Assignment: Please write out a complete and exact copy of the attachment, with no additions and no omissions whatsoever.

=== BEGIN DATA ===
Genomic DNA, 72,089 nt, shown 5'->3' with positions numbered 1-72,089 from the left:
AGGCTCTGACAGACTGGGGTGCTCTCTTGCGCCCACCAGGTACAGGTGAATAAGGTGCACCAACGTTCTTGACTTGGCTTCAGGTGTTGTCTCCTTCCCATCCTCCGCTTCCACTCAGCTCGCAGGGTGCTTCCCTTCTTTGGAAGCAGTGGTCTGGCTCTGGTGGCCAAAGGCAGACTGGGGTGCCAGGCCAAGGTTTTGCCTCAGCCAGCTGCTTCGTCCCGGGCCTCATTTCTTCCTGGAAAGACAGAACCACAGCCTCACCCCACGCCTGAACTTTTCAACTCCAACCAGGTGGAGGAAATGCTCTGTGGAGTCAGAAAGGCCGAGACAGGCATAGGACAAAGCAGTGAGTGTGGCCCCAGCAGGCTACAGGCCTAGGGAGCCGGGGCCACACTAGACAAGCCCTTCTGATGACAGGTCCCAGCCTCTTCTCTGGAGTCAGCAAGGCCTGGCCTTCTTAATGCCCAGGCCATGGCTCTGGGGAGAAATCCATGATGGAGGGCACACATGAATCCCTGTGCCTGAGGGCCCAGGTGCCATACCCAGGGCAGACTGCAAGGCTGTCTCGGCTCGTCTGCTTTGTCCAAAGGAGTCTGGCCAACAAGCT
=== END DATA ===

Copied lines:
Genomic DNA, 72,089 nt, shown 5'->3' with positions numbered 1-72,089 from the left:
AGGCTCTGACAGACTGGGGTGCTCTCTTGCGCCCACCAGGTACAGGTGAATAAGGTGCACCAACGTTCTTGACTTGGCTTCAGGTGTTGTCTCCTTCCCATCCTCCGCTTCCACTCAGCTCGCAGGGTGCTTCCCTTCTTTGGAAGCAGTGGTCTGGCTCTGGTGGCCAAAGGCAGACTGGGGTGCCAGGCCAAGGTTTTGCCTCAGCCAGCTGCTTCGTCCCGGGCCTCATTTCTTCCTGGAAAGACAGAACCACAGCCTCACCCCACGCCTGAACTTTTCAACTCCAACCAGGTGGAGGAAATGCTCTGTGGAGTCAGAAAGGCCGAGACAGGCATAGGACAAAGCAGTGAGTGTGGCCCCAGCAGGCTACAGGCCTAGGGAGCCGGGGCCACACTAGACAAGCCCTTCTGATGACAGGTCCCAGCCTCTTCTCTGGAGTCAGCAAGGCCTGGCCTTCTTAATGCCCAGGCCATGGCTCTGGGGAGAAATCCATGATGGAGGGCACACATGAATCCCTGTGCCTGAGGGCCCAGGTGCCATACCCAGGGCAGACTGCAAGGCTGTCTCGGCTCGTCTGCTTTGTCCAAAGGAGTCTGGCCAACAAGCT